From an early age I have regarded History as one long camp-fire story. From mouth to page little was lost. I nearly shivered at Valley Forge and took the bullet for Lincoln at the Ford Theater. Events jumped off the page directly onto the canvas of my mind.
After WW II CBS produced a radio program called, You Are There in which they re-created a singular event from the annals of history. It later became a TV show hosted by Walter Cronkite and ran until 1958. The first one televised depicted the explosion of the Hindenburg dirigible (1937) over New Jersey. Later broadcasts brought us Paul Newman as Brutus in the assassination of Julius Caesar, John Cassavetes as Plato, James Dean in the Capture of Jesse James and Kim Stanley as Cleopatra. The program always ended with Cronkite saying, What sort of day was it? A day like all days, filled with events that alter and illuminate our time……and you are there.
No matter the medium, the drama unfolded on the stage of my head. But even then it had a certain remoteness set back in time. In fact I wasn’t really there. I probably had three sweaters on while reading about that winter at Valley Forge.
Where is Walter Cronkite now that these days are filled with events that alter and illuminate our time? I want his reassuring voice to tell me I’m not there, this is not happening, not in America eighty-four years after the Nazi Party took over Germany. I love history but I don’t want to be in it. Of course, we are always in it, eye-witness or not.
Never before in my lifetime has History felt so close. Even though the man was elected with 46% of the vote, this has the feel of a coup. Long-held precepts are being undermined, constitutional guarantees put aside, executive edicts issued, agencies gagged, the mechanics of governance dismantled. Our acts of resistance, or inaction, are being noted and given paragraphs in the great chronicles, in real time.
For a number of reasons we have raised a generation of young voters with little interest in what has preceded them. They can’t be bothered with the past when the present is so dazzling with gadgetry, with so many celebrities to follow, so unlike anything seen before. Antecedents are too yesterday in this altogether new age. Or so it may seem to them.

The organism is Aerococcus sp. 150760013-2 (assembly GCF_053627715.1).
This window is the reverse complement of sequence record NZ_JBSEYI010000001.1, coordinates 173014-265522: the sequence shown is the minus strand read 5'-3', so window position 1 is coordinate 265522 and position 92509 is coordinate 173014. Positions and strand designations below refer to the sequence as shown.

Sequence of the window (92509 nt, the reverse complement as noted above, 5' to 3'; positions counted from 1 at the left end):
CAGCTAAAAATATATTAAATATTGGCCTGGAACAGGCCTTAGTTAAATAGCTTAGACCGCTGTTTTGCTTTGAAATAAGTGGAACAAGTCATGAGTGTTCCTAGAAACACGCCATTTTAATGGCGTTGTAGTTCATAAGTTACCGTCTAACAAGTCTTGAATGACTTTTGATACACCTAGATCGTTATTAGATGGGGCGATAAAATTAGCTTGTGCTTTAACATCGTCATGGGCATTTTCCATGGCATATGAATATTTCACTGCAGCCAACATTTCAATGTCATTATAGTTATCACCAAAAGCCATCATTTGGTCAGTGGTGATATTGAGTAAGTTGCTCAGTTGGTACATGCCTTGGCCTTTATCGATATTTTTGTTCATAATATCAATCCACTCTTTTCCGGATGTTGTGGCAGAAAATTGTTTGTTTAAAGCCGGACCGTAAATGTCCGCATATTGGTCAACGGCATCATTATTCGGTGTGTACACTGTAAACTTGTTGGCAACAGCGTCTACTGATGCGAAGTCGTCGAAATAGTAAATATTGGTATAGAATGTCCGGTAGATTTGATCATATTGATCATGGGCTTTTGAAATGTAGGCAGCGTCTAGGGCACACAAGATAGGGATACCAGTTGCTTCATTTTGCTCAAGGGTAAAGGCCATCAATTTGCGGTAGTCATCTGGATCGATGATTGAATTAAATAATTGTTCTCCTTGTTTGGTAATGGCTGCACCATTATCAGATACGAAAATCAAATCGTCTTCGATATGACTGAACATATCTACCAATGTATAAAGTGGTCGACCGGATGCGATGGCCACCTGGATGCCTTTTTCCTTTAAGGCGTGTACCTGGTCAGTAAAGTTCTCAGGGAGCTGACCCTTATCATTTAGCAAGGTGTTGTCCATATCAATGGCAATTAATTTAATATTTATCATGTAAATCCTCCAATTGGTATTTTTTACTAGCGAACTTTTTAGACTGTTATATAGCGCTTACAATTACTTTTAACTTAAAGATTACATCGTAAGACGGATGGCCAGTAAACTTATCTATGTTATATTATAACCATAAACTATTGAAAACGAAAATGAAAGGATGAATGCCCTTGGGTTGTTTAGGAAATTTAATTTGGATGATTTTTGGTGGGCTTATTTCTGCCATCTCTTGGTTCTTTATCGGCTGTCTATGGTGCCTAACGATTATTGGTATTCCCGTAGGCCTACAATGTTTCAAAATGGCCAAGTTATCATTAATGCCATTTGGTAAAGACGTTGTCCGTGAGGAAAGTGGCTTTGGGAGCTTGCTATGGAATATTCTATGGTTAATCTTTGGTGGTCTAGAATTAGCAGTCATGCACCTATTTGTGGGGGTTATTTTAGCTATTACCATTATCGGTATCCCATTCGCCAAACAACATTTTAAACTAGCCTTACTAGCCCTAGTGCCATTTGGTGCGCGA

So why know history? Because you learn that the Middle Ages was not the time when everyone was middle age, that Aristotle was not alive when Lincoln was, that there are trends and progression and you can find yourself in that larger context. And when you get a handle on it you don’t vote because of a candidate’s hair or if he’s a nice guy to have a beer with but more by policies, platform and experience. You might even fear the consequences of a particular candidate handed over the power of the office.
In fact all this has a familiar whiff. In 1933 Adolph Hitler, with 37% of the vote, formed a coalition government. It could have been stopped had the Communist Party been willing to join with other left-centrist groups to form a majority. What ensued is the abomination of the Holocaust. Of, course his rise to power was abetted by certain elements in Germany who thought they could use him for their purposes. In fact he used them. The Republicans think the same thing and so does Trump. We shall see.
Millennials did not show up in our November election. Their numbers were the lowest since 1972. When they did, almost half, among whites, voted for Trump or third party candidates. Perhaps they never heard about Adolf and his deplorables or the civil rights movement or the women’s rights struggle. A slumbering society is exactly what elects a Trump.
Many have asked how a cultured nation like Germany with composers, thinkers and scientists, could have abdicated their power over to a ranting, ruthless dictator. It was, in part, his full grasp of the power of the new media, radio. One might also put the question to us. It took a perfect storm; the confluence of an aggrieved work force, a bit of misogyny, foreign interference and a man who tweeted his ill-tempered blurts to a forgiving electorate.
Too bad Walter Cronkite isn’t around to Tweet or text a camp-fire story, in bit-sized pieces, of how it was, how it is and how much worse it can get.